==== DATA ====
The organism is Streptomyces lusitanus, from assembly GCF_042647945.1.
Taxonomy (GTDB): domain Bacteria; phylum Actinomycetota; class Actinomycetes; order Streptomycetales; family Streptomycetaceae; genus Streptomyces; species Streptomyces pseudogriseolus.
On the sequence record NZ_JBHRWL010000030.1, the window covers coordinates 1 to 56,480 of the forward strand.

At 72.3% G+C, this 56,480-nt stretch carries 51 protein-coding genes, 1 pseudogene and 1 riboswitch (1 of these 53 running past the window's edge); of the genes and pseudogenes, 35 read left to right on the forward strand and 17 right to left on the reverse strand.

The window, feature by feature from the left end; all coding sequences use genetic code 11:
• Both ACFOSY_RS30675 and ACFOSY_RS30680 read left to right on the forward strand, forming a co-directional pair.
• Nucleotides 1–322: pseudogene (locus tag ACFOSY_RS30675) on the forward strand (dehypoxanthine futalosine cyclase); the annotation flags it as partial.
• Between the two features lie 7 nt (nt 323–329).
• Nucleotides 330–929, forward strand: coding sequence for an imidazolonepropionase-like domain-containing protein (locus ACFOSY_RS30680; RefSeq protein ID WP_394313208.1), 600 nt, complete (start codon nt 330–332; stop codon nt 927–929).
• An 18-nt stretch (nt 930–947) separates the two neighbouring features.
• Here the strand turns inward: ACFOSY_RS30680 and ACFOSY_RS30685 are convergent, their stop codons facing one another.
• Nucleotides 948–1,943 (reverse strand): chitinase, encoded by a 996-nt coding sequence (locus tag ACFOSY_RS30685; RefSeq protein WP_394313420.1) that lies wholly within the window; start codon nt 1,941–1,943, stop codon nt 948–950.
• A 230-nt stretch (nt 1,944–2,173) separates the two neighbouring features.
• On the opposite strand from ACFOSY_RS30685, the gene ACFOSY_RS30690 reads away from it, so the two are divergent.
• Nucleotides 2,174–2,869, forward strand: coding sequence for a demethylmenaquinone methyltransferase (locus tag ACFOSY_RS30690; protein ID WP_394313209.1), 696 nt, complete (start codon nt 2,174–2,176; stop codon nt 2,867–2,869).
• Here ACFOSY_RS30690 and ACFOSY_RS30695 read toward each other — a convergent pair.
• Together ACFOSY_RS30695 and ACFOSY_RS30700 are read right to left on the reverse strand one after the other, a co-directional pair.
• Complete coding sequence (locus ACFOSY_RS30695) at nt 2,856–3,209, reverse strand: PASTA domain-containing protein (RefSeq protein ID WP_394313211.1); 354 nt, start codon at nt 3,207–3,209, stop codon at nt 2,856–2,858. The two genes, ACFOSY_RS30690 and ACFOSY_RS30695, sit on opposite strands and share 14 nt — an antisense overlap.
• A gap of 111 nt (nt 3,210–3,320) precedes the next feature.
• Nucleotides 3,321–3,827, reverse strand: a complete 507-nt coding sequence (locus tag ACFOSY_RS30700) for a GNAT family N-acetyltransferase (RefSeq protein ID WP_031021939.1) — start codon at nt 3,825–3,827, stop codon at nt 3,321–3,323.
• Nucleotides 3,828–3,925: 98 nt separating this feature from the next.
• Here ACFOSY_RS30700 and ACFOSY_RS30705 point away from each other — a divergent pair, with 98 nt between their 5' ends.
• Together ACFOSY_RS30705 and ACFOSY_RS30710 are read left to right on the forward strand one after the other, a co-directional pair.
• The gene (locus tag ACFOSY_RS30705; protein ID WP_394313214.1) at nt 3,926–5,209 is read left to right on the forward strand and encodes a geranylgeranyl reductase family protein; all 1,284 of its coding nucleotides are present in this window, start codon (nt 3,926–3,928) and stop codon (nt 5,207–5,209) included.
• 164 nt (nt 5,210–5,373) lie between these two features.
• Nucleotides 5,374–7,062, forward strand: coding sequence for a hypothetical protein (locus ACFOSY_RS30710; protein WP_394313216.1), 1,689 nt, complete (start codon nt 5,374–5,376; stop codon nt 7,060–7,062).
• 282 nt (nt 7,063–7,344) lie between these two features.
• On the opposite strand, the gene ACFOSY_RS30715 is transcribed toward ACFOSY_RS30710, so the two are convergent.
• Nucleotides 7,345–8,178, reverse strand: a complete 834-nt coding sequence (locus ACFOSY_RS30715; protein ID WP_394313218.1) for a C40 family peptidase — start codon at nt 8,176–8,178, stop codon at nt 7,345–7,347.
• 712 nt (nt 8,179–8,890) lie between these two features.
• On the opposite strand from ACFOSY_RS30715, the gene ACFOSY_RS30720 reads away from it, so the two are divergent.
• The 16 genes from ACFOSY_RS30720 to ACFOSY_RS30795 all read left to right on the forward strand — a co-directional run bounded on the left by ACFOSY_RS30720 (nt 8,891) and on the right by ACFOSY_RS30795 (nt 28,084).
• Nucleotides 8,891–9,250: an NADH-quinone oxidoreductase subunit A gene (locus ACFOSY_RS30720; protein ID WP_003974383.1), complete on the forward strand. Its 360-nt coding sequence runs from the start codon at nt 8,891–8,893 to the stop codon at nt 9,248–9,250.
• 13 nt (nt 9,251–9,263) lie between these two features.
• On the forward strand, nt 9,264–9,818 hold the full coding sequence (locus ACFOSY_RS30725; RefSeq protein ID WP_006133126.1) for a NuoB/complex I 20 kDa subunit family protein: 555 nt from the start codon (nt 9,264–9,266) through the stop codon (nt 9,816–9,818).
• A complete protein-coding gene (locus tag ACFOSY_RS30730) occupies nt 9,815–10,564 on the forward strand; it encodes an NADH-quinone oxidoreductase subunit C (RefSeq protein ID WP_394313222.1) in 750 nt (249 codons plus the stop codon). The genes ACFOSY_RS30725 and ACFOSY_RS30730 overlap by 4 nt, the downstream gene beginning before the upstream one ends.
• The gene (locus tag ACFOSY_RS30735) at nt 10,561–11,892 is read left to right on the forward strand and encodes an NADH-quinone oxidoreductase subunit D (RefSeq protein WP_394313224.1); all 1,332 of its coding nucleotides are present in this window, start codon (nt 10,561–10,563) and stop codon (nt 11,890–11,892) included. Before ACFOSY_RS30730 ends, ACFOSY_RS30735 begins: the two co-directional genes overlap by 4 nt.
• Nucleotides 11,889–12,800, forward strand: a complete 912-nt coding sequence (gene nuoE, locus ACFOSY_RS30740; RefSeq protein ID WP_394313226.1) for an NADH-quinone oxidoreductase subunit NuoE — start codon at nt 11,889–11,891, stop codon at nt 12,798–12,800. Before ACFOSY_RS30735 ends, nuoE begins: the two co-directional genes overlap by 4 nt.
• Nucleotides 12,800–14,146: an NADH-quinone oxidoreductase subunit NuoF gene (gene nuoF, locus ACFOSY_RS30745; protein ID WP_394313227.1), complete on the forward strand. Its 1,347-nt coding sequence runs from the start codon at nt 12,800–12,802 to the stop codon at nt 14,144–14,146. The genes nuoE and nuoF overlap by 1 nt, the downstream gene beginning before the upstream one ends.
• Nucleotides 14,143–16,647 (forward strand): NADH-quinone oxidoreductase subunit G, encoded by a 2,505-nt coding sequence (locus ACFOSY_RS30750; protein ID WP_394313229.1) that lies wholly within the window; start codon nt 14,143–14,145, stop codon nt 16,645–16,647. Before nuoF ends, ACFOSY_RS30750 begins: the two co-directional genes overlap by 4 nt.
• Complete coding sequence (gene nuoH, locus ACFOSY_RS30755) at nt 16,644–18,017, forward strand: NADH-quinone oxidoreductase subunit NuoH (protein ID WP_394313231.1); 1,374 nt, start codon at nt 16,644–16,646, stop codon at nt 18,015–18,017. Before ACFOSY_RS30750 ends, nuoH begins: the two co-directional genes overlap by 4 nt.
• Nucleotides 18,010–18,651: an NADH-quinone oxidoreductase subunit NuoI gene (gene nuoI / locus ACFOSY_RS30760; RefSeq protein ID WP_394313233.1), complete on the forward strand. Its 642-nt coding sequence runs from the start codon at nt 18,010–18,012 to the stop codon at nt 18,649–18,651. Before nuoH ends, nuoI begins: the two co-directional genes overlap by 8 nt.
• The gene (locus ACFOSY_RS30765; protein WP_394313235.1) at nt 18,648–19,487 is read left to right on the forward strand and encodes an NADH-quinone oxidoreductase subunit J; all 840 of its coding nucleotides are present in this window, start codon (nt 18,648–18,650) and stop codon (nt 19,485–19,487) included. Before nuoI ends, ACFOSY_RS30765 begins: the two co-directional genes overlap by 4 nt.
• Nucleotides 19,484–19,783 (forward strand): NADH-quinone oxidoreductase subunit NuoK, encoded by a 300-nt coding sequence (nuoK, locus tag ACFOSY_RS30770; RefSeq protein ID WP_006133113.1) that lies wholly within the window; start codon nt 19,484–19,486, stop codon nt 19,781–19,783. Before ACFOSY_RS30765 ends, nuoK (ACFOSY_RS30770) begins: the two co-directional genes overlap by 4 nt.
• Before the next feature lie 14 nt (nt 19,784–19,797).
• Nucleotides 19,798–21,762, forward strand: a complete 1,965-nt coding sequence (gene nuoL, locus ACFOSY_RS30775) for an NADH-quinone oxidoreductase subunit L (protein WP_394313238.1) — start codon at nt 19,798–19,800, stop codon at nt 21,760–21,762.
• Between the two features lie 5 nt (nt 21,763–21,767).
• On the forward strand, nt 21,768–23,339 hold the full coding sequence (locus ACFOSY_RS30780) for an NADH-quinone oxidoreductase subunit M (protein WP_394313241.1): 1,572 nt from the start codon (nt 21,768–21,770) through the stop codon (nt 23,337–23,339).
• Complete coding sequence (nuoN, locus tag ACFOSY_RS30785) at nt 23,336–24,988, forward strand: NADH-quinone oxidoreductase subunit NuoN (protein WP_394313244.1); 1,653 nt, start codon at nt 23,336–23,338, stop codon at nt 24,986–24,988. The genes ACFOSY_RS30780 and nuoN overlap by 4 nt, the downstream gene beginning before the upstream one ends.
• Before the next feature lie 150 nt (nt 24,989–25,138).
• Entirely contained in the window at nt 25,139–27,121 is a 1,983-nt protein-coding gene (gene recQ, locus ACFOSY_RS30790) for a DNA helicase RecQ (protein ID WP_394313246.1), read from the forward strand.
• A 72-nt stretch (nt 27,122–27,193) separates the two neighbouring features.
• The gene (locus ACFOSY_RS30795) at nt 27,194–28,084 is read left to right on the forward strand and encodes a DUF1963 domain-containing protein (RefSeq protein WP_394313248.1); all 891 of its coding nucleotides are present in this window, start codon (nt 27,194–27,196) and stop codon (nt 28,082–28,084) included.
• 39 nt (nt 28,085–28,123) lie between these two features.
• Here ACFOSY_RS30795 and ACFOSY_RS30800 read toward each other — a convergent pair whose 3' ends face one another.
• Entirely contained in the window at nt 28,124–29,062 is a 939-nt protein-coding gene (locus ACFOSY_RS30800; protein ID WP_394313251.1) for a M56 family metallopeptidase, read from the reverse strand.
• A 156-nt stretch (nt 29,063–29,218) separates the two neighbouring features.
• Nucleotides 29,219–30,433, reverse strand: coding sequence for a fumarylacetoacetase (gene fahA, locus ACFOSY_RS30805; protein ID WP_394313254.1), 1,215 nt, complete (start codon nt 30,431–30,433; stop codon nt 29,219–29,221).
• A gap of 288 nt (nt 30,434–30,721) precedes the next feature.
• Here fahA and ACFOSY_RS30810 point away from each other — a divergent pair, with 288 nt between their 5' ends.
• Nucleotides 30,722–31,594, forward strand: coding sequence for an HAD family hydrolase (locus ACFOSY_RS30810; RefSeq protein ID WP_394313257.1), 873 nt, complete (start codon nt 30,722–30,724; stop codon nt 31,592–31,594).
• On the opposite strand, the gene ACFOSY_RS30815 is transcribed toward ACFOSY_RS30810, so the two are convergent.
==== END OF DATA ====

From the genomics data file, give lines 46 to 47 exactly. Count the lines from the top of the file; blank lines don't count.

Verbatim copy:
• Nucleotides 19,798–21,762, forward strand: a complete 1,965-nt coding sequence (gene nuoL, locus ACFOSY_RS30775) for an NADH-quinone oxidoreductase subunit L (protein WP_394313238.1) — start codon at nt 19,798–19,800, stop codon at nt 21,760–21,762.
• Between the two features lie 5 nt (nt 21,763–21,767).